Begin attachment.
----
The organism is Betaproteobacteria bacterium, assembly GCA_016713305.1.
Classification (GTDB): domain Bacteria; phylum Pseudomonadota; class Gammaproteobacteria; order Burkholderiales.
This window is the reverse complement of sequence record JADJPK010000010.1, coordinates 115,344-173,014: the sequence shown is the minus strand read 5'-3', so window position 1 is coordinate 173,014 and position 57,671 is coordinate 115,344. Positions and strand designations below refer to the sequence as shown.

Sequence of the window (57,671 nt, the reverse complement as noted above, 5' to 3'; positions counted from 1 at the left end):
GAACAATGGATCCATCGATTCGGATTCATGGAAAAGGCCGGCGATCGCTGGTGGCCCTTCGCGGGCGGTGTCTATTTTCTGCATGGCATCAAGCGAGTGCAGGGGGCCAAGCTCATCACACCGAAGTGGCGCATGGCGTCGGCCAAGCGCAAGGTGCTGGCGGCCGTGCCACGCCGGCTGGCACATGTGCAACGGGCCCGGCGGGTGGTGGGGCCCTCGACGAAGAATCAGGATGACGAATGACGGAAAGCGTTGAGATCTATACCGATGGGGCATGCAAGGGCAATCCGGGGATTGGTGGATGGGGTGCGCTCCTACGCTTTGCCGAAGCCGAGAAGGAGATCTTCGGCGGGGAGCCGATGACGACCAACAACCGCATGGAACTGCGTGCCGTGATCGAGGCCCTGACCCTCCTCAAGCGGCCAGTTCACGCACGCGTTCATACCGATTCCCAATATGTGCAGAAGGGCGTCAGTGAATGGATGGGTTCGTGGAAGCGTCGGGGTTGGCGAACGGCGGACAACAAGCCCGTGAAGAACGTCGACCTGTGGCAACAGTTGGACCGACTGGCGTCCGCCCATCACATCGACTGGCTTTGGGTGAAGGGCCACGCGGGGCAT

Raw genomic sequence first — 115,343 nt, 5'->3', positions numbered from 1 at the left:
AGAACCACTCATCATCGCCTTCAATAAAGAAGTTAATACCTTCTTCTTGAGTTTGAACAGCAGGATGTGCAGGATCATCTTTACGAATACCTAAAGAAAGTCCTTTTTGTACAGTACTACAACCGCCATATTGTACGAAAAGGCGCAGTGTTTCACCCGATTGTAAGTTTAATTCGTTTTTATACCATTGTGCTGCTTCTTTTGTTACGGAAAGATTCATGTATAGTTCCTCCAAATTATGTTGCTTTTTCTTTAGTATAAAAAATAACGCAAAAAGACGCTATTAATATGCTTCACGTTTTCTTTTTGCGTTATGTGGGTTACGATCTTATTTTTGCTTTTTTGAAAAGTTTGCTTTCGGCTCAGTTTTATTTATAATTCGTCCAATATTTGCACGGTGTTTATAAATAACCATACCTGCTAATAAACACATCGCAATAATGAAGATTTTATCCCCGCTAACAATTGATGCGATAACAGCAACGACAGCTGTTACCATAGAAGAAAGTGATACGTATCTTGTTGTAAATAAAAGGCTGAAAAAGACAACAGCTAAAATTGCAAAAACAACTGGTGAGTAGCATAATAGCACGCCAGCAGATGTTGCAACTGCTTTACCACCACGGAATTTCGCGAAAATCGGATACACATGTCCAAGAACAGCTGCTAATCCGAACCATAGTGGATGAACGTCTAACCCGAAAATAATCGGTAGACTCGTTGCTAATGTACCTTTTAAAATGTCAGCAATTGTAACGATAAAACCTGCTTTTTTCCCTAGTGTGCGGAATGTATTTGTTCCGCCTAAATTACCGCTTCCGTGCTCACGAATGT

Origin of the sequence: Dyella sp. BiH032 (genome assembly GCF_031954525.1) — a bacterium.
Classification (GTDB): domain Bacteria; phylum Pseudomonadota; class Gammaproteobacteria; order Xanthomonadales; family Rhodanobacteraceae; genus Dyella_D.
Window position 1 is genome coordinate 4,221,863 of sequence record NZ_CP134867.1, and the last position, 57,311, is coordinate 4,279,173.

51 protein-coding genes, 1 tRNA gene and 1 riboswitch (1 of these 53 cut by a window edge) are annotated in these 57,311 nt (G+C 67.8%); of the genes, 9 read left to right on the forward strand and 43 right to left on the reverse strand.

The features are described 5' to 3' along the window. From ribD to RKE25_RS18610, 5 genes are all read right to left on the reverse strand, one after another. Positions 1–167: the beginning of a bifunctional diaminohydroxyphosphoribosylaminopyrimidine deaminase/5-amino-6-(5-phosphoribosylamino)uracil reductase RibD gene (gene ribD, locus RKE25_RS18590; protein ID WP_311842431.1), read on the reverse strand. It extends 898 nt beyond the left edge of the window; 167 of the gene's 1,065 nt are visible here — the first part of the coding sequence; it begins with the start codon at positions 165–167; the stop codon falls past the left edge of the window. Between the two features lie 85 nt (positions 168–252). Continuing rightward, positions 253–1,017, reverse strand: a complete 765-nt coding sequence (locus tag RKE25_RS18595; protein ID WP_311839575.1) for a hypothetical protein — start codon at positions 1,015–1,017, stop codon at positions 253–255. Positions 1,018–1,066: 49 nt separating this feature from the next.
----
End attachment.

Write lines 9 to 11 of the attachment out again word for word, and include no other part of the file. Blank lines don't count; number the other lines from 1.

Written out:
Classification (GTDB): domain Bacteria; phylum Pseudomonadota; class Gammaproteobacteria; order Xanthomonadales; family Rhodanobacteraceae; genus Dyella_D.
Window position 1 is genome coordinate 4,221,863 of sequence record NZ_CP134867.1, and the last position, 57,311, is coordinate 4,279,173.

51 protein-coding genes, 1 tRNA gene and 1 riboswitch (1 of these 53 cut by a window edge) are annotated in these 57,311 nt (G+C 67.8%); of the genes, 9 read left to right on the forward strand and 43 right to left on the reverse strand.